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Record 9,200 wild animals rehabilitated at Roseville center in 2014


ROSEVILLE, Minnesota — The harsh winter of 2014 brought a record number of animals to the Wildlife Rehabilitation Center in Roseville, according to caregivers.

About 9,200 animals that were injured, orphaned or sick were treated at the center — including several unusual cases, executive director Phil Jenni said.

A red-throated loon was found trying to walk down a snowy driveway in Isanti County in February. It was the first recorded case involving the bird at the center during a Minnesota winter.

In November, staff cared for a Rufous Hummingbird found by a St. Paul woman. There have been only 16 recorded sightings of that species in the last two decades, Jenni said.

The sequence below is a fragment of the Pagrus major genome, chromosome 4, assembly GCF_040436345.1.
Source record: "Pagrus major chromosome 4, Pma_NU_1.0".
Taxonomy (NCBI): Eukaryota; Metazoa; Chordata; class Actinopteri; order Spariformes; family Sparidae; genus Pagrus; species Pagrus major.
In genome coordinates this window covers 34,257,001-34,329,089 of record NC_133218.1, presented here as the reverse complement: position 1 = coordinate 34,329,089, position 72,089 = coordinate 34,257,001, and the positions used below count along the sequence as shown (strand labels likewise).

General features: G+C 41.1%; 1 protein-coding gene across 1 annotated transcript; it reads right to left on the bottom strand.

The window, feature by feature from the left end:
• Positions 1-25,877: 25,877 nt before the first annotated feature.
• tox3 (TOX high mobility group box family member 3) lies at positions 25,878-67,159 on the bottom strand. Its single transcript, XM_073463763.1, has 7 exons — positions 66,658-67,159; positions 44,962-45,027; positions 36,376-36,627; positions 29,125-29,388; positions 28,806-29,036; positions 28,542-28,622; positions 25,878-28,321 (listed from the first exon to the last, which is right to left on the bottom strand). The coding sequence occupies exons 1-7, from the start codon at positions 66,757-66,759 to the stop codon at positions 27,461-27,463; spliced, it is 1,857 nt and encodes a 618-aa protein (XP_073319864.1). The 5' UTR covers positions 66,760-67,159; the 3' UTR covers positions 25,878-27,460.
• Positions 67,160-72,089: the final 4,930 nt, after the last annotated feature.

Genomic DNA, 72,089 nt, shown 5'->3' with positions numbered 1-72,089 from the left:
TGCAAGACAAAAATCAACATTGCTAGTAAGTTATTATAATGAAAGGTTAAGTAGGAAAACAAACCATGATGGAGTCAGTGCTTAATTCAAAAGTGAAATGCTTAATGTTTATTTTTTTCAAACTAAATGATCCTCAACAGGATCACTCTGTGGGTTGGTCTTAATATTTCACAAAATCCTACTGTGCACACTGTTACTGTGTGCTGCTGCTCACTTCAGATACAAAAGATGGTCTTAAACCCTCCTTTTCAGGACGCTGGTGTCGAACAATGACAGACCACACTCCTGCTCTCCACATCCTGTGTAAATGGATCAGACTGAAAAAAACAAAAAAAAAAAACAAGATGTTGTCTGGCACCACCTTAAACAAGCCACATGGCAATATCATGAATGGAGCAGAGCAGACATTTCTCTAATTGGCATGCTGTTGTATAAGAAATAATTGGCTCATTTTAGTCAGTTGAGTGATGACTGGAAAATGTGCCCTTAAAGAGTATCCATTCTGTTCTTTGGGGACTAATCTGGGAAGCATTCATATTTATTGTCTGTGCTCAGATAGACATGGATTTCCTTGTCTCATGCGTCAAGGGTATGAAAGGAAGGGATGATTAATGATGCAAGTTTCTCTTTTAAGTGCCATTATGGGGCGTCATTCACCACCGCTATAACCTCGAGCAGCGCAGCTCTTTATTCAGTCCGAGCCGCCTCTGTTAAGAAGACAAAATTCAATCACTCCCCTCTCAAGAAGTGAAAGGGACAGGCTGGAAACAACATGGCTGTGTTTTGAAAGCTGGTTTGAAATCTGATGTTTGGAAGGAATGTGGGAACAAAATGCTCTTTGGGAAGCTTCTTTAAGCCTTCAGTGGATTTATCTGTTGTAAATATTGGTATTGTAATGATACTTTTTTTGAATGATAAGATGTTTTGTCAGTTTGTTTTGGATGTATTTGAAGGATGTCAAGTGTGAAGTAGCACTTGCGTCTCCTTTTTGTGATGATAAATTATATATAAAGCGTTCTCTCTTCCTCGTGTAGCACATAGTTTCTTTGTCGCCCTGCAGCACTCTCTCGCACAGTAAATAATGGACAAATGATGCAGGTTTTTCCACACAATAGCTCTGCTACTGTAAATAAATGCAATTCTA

Veterinarian Renee Schott said she gets excited when she's able to treat a new species at the center, which is a private, nonprofit wildlife hospital funded entirely by public donations.

"You have to spend a lot of time researching the natural history, talking with other experts who work on that species, make sure we have the diet right, the housing right and then any medical issues that species is prone to," she said.

The center admitted a record number of trumpeter swans in 2014, up nearly 50 percent from the year before, KSTP-TV reported ( ). Lead poisoning was the main culprit for the swan illnesses, according to staff. The center also saw cases of swans that had been shot.

"It's not so much that there are more animals being hurt in the world. I think it's actually that there are more people that know about us. These are people who are actually making the trek over here and sometimes from three to four hours away," Jenni said.

Information from: KSTP-TV,

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